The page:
Right after zdnet introduced its new format I saw a near tripling in spam touting free ED drug samples. I have no idea whether this was just coincidence or not, but it prompted me to change my anti-spam strategy.
Prior this my approach had been to blandly accept everything and then silently discard anything meeting obvious criteria like the ED key words, containing MSHTML, or copied to at least one of the fake internal addresses picked up by spammers.
Now I want to discard or reject spam messages rather than accept them - and that calls for the use of sendmail's milter APi facility. The software I picked as likely to do the job, lead to a net reduction in system and network load, and available in open source, is Daniel Hartmeier's milter-regex.
It's easy to install (I got it wrong, of course - but that's what this note is about), seems to work, and is free and open source.
I had no problems getting it compiled, installed, and running - but it didn't work: sendmail reported "/var/spool/milter-regex/milter-regex.pid= unsafe" and consistently error-stated the milter. After exhaustively proving to myself that I didn't have a clue what was causing this, I sent a note to Mr. Hartmeier asking for help - and got a prompt response:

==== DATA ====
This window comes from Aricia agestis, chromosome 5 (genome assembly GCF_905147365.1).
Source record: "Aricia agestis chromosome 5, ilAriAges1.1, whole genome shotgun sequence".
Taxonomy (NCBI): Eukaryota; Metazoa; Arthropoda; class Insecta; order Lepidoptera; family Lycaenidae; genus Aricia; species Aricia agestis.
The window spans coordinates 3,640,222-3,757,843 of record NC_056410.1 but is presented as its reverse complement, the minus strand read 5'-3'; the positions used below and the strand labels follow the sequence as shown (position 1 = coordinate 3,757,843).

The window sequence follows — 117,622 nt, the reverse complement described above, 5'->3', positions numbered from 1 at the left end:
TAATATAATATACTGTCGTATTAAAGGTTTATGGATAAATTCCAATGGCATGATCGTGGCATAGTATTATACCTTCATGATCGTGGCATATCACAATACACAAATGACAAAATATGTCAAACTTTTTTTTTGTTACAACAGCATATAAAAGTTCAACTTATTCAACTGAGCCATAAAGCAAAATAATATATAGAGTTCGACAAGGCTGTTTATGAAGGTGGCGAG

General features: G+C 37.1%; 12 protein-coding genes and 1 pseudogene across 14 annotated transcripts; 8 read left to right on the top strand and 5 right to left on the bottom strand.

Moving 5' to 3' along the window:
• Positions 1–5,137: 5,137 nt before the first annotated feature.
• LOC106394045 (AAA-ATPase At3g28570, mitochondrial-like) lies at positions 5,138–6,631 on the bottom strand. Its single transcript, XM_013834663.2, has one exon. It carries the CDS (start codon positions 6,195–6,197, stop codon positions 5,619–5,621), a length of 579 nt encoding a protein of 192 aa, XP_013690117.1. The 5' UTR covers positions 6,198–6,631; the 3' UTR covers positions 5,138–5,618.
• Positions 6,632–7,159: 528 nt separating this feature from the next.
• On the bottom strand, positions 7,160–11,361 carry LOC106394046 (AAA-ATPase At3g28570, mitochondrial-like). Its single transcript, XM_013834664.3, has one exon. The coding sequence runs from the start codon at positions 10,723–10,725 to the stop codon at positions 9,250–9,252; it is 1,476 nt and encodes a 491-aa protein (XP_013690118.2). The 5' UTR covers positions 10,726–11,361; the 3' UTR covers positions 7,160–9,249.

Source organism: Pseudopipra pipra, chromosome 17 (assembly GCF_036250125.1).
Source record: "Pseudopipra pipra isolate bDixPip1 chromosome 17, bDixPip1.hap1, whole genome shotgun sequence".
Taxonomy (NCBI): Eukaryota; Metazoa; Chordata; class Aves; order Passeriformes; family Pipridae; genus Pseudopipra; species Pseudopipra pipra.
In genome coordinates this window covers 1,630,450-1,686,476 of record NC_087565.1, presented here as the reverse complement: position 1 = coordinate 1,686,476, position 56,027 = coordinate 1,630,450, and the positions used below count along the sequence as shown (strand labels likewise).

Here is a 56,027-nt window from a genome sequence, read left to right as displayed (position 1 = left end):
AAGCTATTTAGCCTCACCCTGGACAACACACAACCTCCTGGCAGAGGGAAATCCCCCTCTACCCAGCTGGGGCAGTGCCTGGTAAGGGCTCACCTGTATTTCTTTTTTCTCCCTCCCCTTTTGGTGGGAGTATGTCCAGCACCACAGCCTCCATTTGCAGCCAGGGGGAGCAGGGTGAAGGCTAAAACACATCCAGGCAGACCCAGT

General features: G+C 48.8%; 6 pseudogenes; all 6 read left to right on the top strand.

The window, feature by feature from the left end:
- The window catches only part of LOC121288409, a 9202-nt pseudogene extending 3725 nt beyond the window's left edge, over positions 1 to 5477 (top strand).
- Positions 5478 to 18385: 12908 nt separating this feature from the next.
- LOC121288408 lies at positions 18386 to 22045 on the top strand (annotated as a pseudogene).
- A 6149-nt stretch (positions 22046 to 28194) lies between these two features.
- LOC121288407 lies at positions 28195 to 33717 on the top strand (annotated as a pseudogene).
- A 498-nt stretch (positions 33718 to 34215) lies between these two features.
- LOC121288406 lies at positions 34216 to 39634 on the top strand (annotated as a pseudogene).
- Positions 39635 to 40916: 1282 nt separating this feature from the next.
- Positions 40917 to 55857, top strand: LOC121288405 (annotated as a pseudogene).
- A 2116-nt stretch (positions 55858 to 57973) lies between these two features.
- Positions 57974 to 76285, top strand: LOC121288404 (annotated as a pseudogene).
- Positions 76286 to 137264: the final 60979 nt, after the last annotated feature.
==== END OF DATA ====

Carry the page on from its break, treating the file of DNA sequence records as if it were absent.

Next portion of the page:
... I think you're missing the S= part in
INPUT_MAIL_FILTER(`milter-regex', `S=unix:/var/spool/milter-regex/sock, T=S:30s;R:2m')
in your sendmail .mc file ...
Mine didn't look wrong, but he was right: editing new copies of the old mc files and remaking the cfs worked. Now it starts, stops, and works reliably. Thank you Daniel! (for the software, and the help.).
Remember that scene in Men in Black in which our hero consults "the hotsheets" to discover the alien landing? Well when it comes to the Obama mysteries the hotsheet is World News Daily - and they had a great story last week about google misleading people looking for information on a story about two private investigators who've apparently filed sworn statements in court to the effect that Mr. Obama is using a social security number unlikely to have been issued to him.